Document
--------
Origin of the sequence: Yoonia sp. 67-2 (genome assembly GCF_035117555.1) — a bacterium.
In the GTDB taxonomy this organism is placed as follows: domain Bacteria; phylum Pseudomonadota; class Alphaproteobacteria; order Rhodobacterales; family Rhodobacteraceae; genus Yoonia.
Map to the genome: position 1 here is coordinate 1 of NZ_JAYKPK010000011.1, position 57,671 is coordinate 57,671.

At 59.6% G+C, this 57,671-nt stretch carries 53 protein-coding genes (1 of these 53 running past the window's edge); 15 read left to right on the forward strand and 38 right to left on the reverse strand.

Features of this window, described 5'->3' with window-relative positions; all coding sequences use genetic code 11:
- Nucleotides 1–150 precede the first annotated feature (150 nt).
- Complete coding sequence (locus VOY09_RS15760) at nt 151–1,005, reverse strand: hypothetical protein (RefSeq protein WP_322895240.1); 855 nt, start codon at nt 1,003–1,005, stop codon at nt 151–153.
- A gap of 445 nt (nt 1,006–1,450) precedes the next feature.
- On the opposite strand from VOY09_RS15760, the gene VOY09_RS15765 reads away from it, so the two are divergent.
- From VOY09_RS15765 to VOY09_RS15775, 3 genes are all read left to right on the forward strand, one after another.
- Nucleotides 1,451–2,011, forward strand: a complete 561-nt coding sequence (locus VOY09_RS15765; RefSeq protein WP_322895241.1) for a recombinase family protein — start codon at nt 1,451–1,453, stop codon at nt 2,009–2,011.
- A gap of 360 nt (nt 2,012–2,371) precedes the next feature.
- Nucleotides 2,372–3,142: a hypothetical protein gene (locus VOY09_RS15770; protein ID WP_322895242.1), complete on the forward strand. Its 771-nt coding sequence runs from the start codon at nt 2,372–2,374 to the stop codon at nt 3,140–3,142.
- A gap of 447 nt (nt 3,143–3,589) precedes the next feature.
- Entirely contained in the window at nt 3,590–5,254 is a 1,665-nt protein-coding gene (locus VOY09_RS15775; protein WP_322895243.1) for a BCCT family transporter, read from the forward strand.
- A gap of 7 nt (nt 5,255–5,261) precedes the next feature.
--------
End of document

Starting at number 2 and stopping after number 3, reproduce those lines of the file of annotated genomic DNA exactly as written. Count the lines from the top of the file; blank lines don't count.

In the GTDB taxonomy this organism is placed as follows: domain Bacteria; phylum Pseudomonadota; class Alphaproteobacteria; order Rhodobacterales; family Rhodobacteraceae; genus Yoonia.
Map to the genome: position 1 here is coordinate 1 of NZ_JAYKPK010000011.1, position 57,671 is coordinate 57,671.